Hemp as an Agricultural Commodity
Publication Date: March 2007
Publisher(s): Library of Congress. Congressional Research Service
In February 2007, legislation was introduced that would open the way for commercial cultivation of industrial hemp in the United States (H.R. 1009; in the 109th Congress, H.R. 3037). The Industrial Hemp Farming Act of 2007 would amend Section 102 of the Controlled Substances Act (21 U.S.C. 802(16)) to specify that the term "marijuana" does not include industrial hemp. Such a change would mean that state law would determine whether producers could grow and process industrial hemp within state borders, under state regulations. Currently, the Drug Enforcement Administration (DEA) determines whether any industrial hemp production authorized under a state statute will be permitted, and it enforces standards governing the security conditions under which the crop must be grown.
The terms "hemp" and "industrial hemp" refer to varieties of Cannabis sativa characterized by low levels of the primary psychoactive chemical (tetrahydrocannabinol, or THC) in their leaves and flowers. Although total industrial hemp acreage worldwide is small, farmers in more than 30 countries grow the crop commercially for fiber, seed, and oil for use in a variety of industrial and consumer products, including food.
Because of the psychoactive properties of some varieties of Cannabis (which can grow virtually anywhere in the United States), the federal government first began to control production in the late 1930s under the Marihuana Tax Act (50 Stat. 551). In 1970, production of all varieties of Cannabis, regardless of THC content and intended use, became tightly regulated under the Controlled Substances Act (21 U.S.C. sections 802 et seq.). As a result, all hemp or hemp-containing products sold in the United States must now be imported or manufactured from imported hemp.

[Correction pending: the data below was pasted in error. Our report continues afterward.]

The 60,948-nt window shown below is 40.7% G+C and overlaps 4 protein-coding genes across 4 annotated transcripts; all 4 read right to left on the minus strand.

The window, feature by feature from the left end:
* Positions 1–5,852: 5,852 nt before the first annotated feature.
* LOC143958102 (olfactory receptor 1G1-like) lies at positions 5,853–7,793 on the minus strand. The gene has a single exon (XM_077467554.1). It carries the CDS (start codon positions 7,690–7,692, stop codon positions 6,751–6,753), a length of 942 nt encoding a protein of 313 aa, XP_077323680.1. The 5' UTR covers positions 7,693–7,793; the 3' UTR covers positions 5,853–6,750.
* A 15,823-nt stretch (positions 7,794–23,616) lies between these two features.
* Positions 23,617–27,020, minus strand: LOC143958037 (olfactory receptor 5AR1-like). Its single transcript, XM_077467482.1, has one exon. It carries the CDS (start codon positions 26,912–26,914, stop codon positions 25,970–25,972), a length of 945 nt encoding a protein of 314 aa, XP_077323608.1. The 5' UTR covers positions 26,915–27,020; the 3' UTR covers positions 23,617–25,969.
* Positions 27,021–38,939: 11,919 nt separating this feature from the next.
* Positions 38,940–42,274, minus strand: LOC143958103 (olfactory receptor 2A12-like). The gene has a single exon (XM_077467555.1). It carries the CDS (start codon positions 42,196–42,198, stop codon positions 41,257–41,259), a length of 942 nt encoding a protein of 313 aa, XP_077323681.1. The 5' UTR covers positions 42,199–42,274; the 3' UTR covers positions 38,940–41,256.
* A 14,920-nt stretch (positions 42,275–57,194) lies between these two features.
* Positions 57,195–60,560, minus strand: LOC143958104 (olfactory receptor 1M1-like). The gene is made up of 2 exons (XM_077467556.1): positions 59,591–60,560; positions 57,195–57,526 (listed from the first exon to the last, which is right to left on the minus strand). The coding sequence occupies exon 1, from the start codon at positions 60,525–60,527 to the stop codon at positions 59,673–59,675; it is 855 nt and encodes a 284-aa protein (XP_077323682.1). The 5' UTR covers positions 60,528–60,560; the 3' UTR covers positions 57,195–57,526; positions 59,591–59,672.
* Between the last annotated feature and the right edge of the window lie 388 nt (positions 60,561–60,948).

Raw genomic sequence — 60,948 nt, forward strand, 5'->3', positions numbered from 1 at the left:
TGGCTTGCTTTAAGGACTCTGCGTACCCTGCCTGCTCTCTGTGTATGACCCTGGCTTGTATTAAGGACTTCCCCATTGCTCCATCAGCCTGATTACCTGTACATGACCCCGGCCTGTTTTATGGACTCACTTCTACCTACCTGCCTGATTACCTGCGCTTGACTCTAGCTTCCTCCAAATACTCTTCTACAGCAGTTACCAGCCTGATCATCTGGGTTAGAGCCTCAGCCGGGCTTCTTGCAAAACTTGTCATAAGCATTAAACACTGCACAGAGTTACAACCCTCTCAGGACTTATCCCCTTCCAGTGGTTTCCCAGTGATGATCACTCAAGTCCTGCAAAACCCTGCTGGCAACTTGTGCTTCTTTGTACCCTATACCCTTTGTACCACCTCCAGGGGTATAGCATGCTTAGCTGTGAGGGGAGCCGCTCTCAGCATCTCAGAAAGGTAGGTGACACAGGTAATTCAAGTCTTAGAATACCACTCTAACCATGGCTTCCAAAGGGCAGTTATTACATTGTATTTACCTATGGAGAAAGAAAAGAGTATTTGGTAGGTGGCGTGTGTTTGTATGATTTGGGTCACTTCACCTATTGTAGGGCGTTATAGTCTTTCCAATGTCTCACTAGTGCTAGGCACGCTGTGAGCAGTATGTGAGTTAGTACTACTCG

In the early 1990s a sustained resurgence of interest in allowing commercial cultivation of industrial hemp began in the United States. Farmers in regions of the country that are highly dependent upon a single crop, such as tobacco or wheat, have shown interest in its potential as a high-value alternative crop, although the economic studies conducted so far paint a mixed profitability picture. Over the past decade, more than 25 states have passed laws calling for economic or production studies.
The DEA has been unwilling to grant licenses for growing small plots of hemp for research purposes (as authorized by some state laws), and beginning in 1999 it made an effort, which it ultimately abandoned in 2004 following an unfavorable court decision, to ban imports of hemp food products that could contain trace amounts of THC. DEA officials express the concern that commercial cultivation would increase the likelihood of covert production of high-THC marijuana, significantly complicate DEA's surveillance and enforcement activities, and send the wrong message to the American public concerning the government's position on drugs.
This report will be updated if events warrant.